Over the past ten years, Korea has perfected a fruitful system for producing top-flight pop stars. Now, as K-pop focuses its careful aim on the American market, that same formula appears to be just as ripe for export.
You would never guess that this is where they live. Lisa Jo is casually pointing to it from her office just across the street: a squat, red-brick apartment building whose only distinguishing mark is the grimy noodle shop tucked into its ground floor. Thousands of houses just like this one carpet Seoul’s hilly northern half, most of them dwarfed by the skyscraping residential towers that line the Han River and virtually every major avenue in the city like teeth. This one, though, functions as the primary residence for as many as 30 young “trainees” signed to YG Entertainment, one of three major management companies headquartered here in South Korea’s capital. And this is where another group of unit-shifting, border-blurring, level-pushing Korean pop starlets sleeps, during those few hours at night when they break from studying their craft. “They are not home right now,” Jo says, minutes before lunch. “They are in school.”
Jo, a Seoul native and overseas business representative for YG, might be referring to the intense high school curriculum that all Korean youths are expected to complete before entering university (YG claims to make educational arrangements for the teens whom they board and train). But as we make our way to the basement cafeteria, Jo swings open the doors to two dance studios: The first is dark, save for the smartphone flicker of someone whose mid-morning nap we’ve just interrupted. In the second, a young girl in a gray Gap T-shirt and black tights is crouched, dropping in her contact lenses as she prepares for an afternoon class in song composition. She smiles and bows, and when I ask Jo why the girl is here rather than in school, the question is misunderstood and met with a giggle: “Hopefully, she is getting popular.” That’s the plan.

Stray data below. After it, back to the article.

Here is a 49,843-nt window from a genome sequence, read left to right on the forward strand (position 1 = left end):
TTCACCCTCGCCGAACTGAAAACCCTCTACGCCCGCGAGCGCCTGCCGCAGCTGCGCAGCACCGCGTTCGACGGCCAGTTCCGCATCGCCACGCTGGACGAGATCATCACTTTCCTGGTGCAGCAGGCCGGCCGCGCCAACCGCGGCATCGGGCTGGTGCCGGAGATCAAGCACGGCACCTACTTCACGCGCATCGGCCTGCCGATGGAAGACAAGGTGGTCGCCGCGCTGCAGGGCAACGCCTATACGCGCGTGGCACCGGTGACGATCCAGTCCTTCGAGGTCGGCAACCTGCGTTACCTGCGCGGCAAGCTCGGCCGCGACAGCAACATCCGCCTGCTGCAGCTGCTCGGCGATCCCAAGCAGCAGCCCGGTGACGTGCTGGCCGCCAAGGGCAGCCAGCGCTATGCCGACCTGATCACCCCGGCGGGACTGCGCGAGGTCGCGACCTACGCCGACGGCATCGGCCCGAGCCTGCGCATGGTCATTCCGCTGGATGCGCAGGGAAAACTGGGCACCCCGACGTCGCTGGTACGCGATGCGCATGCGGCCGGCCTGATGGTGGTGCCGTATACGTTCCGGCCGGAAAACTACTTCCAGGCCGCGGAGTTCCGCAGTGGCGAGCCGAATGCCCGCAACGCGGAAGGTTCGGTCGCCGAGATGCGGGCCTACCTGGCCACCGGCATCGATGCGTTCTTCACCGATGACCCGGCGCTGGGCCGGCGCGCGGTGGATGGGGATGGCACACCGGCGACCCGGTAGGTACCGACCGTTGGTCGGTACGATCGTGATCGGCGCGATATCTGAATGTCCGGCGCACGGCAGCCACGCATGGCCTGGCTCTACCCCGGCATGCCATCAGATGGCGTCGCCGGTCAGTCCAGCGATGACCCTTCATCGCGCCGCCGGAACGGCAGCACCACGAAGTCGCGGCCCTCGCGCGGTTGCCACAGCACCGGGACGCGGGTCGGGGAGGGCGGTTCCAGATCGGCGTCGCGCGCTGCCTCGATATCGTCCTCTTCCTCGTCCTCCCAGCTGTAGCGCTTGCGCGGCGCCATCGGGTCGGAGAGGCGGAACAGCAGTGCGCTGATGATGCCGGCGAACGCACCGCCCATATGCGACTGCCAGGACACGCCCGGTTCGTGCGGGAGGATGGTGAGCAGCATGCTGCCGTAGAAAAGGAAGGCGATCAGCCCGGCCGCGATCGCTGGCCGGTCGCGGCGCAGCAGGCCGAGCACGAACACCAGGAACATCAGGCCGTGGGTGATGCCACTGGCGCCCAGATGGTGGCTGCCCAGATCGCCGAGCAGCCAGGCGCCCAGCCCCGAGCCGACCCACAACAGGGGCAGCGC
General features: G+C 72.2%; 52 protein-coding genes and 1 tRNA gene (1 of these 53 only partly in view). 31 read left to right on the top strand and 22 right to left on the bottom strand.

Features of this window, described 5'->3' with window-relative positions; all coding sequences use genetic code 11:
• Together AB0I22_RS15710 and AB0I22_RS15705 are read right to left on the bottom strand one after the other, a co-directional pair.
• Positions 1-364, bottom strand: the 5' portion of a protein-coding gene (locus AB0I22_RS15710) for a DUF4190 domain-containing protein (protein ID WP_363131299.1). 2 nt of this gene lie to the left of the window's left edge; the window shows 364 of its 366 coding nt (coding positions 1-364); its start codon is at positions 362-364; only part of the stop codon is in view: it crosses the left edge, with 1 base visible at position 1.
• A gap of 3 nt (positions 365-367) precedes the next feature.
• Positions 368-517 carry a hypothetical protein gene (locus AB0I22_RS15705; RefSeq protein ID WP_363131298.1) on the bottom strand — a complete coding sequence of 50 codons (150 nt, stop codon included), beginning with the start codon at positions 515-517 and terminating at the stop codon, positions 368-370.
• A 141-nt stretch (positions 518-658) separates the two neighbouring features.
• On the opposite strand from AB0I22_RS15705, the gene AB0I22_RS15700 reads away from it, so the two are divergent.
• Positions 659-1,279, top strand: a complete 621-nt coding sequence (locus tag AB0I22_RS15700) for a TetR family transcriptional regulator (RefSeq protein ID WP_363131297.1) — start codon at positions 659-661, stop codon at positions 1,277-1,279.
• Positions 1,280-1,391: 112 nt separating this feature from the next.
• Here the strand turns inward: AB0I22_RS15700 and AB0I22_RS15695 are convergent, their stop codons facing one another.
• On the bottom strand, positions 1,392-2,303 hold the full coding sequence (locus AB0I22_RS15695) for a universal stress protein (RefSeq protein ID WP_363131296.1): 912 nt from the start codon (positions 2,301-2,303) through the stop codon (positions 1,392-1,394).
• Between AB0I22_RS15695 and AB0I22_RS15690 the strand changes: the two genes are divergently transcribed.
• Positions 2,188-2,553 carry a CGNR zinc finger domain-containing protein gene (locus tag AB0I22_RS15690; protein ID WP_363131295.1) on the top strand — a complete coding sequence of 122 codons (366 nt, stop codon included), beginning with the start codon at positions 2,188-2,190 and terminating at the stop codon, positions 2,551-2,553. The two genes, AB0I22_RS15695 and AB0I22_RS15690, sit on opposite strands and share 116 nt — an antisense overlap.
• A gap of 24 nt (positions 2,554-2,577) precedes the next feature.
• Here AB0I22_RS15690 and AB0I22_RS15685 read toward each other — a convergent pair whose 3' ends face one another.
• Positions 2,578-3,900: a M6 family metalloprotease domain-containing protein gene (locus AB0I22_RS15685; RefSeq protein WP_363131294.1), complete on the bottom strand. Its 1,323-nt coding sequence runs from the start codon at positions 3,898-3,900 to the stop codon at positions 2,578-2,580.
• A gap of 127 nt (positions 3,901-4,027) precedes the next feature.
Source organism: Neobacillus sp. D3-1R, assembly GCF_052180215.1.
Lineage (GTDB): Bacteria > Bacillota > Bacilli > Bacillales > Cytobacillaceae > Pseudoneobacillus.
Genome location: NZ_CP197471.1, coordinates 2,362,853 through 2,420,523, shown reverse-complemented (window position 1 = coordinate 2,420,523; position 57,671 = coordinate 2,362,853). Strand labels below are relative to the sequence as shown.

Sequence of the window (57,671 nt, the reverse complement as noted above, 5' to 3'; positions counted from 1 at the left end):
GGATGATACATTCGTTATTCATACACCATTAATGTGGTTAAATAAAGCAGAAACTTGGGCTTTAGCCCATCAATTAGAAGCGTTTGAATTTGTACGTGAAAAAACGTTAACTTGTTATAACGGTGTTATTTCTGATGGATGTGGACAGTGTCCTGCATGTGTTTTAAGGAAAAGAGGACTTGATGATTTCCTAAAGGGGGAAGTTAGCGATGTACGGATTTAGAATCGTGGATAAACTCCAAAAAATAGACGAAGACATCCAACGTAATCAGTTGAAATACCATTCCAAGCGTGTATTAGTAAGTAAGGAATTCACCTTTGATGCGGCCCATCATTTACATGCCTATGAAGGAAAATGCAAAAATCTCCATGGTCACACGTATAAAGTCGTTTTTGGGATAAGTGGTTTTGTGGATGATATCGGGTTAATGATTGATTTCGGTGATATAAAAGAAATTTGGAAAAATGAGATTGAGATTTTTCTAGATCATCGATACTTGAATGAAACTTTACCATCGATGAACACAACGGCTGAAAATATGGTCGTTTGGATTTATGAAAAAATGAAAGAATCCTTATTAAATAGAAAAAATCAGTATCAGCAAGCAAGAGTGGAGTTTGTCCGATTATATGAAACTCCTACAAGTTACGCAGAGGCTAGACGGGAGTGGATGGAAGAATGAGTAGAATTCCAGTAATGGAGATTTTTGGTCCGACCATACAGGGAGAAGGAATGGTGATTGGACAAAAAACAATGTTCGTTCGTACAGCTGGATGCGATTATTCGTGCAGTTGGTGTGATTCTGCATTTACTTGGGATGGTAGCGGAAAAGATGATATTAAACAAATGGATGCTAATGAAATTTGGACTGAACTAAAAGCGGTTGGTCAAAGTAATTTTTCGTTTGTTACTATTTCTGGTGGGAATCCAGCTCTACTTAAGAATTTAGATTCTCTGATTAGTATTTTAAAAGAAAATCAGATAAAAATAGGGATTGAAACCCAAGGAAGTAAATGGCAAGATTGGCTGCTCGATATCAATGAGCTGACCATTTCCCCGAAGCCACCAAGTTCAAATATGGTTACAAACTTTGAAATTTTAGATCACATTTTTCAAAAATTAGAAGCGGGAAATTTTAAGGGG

From top to bottom, YG Entertainment’s office, a postmodern hunk of glass and dimpled concrete, is designed to both manufacture and maintain a carefully calibrated, highly controlled stream of pop product. Up top, you’ve got an off-limits floor for founder Yang Hyun-Suk, former member of ’90s R&B legends Seo Taiji & Boys. Just below that you’ll find offices devoted to expanding the company’s vast international audition network. Walk down a few flights and you’re met with an assortment of plush recording studios, available to producers both in-house and imported. There’s a fully outfitted gym manned by a celebrity fitness guru. The cafeteria serves home-style Korean fare and boutique coffee until late in the night. And of course, there are those practice spaces built for students who are recruited from all over (including America), all of whom are major investments immersed in a specialized curriculum of dance, voice, composition, and foreign language, meant to prepare each trainee for a career not just at home in Korea, but across continents.